.Esther 5:3,6 | (June.19.2012) Maybe this is the origination of the wife getting half. It's funny how he adds the words "to the half of the kingdom." He puts a clause in there to make sure he at least gets to keep half of the kingdom. You can have whateeeeeever you want... except this right here. This is mine... always was... always will be. Now what would you like? But notice here in verse 6, he grants her request, even before she says what she wants. King Herod gets in trouble doing this in the New Testament with that woman's daughter. Perhaps King Herod should have put a clause in his promise too, saying "as long as you don't ask me to kill anybody, especially any of God's prophets." Sorry I sound a little salty, but they were wrong for what they did to John the Baptist.
.2 Corinthians 10:1-2 | (June.19.2012) highlighted. In verse 1, the word "base" means lowly or humble; not acting as if he's above them, but as the least among them.
.2 Corinthians 10:3 | (June.19.2012) as he says also in Ephesians 6:12.
.2 Corinthians 10:5 | (June.19.2012) "...bringing into captivity every thought to the obedience of Christ;"
.2 Corinthians 10:6 | (June.19.2012) highlighted "when your obedience is fulfilled." We can't forget that part.
.2 Corinthians 10:7 | (June.19.2012) as he mentions in 1 Corinthians 3:22-23.
.2 Corinthians 10:8 | (June.19.2012) highlighted "authority"
.2 Corinthians 10:9-10 | (June.19.2012) highlighted
.2 Corinthians 10:12 | (June.19.2012) This serves as a reminder to me not to compare myself with these types of people.
.2 Corinthians 10:14 | (June.19.2012) This is a key verse that would do many of us well today to learn from. He says here "For we stretch not ourselves beyond our measure..." This is why he didn't have to beg for money or guilt people into giving more than they had (2 Corinthians 8:12). Many ministries today are trying to do too much with the resources available. They are stretching themselves beyond their measure. This causes an unnecessary burden on the people who are continually asked to give, give, give, when the givers themselves are in need of receiving. Part of the reason this is being done is because some (especially many in leadership positions) are doing what is mentioned in verse 12; they are comparing themselves among themselves, and with those who commend themselves. And contrary to what Paul says in verse 13, they boast of things beyond their measure. I walk among the people, and there are stories of foreclosures, unpaid bills, and past due rent, because the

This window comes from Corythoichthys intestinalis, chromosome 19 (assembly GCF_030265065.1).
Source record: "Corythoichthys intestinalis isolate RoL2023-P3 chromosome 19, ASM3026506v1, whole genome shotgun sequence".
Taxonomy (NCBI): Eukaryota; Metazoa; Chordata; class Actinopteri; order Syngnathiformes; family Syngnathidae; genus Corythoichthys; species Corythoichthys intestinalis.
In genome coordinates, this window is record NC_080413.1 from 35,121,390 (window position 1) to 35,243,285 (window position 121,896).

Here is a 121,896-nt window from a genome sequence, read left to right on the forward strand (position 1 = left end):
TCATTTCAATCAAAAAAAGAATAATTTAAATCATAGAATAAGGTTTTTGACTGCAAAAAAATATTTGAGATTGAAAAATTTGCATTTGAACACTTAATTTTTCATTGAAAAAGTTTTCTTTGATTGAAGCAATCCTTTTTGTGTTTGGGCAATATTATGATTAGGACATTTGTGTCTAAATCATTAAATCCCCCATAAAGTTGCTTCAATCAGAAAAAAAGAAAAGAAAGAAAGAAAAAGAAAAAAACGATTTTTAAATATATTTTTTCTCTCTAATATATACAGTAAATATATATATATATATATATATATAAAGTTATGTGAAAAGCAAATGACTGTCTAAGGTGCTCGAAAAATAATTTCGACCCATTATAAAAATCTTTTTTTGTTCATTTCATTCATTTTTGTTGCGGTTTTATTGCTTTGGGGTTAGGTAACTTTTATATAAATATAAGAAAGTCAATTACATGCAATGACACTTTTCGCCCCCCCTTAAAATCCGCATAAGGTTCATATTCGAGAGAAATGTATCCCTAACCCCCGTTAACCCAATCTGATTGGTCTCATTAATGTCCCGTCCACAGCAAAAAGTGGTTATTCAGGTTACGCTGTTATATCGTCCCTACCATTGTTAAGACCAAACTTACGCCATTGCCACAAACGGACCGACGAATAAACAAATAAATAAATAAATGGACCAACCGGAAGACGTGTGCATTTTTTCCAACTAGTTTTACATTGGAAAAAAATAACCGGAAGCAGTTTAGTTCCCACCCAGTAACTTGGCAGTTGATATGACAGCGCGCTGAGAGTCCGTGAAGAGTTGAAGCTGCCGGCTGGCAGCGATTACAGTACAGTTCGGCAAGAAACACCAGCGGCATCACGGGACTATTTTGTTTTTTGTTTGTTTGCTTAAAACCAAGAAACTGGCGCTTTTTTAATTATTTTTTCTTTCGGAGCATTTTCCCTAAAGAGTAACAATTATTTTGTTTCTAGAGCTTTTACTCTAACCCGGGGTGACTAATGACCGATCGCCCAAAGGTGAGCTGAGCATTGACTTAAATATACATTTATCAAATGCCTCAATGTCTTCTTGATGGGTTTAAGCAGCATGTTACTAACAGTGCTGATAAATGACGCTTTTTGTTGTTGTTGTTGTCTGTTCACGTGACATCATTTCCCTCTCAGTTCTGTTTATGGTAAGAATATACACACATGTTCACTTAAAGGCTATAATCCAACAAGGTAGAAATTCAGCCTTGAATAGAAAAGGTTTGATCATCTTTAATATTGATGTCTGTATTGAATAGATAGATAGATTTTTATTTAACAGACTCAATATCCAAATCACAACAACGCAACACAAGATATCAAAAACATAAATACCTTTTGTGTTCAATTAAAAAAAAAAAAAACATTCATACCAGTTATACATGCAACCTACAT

people are trying, with good intentions, to support the building and maintenance of extravagant church buildings and other unnecessaries that are, in reality, beyond their measure. The problem worsens when people in the church suppose that gain is godliness, instead of remembering 1 Timothy 6:5-6, that "godliness with contentment is great gain."
.2 Corinthians 10:15 | (June.19.2012) highlighted "...things without our measure... of other men's labours..." but make sure you read this whole verse, and the surrounding verses for a sufficient understanding.
Day 173: Esther 6-8; 2 Corinthians 11
.2 Corinthians 11:1 | (June.21.2012) "Would to God" means to desire (if it were possible) that God would have it so they could bear with him. The word can almost equate to the word "desire," except when someone desires, or hopes for something, there is much more expectancy that their desire/hope will be met. For some other examples of how he uses this word "would" look at 1 Corinthians 7:7 and Romans 7:15-20 (in the King James Version "KJV").
.2 Corinthians 11:3 | (June.21.2012) Read 1 John 1:8 and Galatians 6:3 to see how Eve was deceived, and even deceived herself to do such a thing, and beware that you do not allow the same condition to take place in your life.
.2 Corinthians 11:4 | (June.21.2012) There are many people that do indeed preach another Jesus. For example, Muslims preach about a Jesus and even mention him in the Koran, but that Jesus is not God's son. Mormons preach about a Jesus, but the Jesus they preach is said to be Michael the archangel. "Jehovah's Witnesses" preach about a Jesus, but that Jesus is not God, as it says in John 1; their John 1:1 doesn't say "the word was God" it says "the word was a god," so they're saying that Jesus was a god. There are a few cult leaders who claim that they themselves are Jesus, and they have acquired huge followings that worship them, but they are clearly not Jesus, although I think it would be entertaining to put two of them in a room with each other and say "will the real Jesus please stand," or put them on Jerry Springer and see if they fight over a convert who's torn between the two, and let Maury Povich walk in with the test results and say to both of them "You are NOT the Messiah."